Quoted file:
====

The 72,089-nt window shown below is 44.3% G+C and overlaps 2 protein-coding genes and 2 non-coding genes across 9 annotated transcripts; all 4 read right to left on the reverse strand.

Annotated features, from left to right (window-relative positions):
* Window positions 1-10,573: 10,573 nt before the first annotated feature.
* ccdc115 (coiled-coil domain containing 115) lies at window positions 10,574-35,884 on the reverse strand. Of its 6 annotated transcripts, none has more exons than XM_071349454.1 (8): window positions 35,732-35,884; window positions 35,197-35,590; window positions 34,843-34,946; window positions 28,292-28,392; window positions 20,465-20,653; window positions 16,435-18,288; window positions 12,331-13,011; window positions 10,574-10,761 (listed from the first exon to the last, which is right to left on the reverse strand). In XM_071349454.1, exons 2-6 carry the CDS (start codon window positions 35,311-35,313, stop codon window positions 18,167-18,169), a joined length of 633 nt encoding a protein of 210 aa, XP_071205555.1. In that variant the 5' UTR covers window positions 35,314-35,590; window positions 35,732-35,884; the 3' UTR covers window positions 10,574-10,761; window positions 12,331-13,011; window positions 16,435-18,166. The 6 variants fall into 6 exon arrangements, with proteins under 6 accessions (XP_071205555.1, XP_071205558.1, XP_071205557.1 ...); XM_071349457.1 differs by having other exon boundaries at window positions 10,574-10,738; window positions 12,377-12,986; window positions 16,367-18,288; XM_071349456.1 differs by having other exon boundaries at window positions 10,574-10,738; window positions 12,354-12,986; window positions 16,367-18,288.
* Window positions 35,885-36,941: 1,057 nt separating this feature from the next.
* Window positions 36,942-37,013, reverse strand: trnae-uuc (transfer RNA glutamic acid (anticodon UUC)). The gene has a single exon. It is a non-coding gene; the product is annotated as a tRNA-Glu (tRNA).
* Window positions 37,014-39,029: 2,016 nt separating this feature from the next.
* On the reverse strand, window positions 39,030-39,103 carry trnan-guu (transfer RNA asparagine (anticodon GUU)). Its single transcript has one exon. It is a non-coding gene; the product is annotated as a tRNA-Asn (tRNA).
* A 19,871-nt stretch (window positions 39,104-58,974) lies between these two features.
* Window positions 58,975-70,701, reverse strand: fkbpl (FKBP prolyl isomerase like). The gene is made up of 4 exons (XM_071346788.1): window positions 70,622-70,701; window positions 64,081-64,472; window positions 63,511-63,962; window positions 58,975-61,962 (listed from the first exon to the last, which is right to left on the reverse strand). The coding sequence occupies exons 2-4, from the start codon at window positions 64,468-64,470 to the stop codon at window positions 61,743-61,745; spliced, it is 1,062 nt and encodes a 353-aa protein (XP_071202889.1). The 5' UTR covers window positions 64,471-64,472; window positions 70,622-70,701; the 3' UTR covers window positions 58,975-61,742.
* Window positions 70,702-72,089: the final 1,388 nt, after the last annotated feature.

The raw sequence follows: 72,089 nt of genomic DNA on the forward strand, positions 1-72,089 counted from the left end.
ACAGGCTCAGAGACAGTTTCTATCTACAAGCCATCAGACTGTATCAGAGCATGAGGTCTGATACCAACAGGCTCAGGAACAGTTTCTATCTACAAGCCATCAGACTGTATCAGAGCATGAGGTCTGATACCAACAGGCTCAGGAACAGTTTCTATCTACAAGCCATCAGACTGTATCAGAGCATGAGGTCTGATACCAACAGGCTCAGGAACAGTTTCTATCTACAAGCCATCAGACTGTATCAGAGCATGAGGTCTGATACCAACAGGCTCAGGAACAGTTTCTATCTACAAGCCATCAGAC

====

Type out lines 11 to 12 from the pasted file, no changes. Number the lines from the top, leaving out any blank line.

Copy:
* Window positions 70,702-72,089: the final 1,388 nt, after the last annotated feature.

The raw sequence follows: 72,089 nt of genomic DNA on the forward strand, positions 1-72,089 counted from the left end.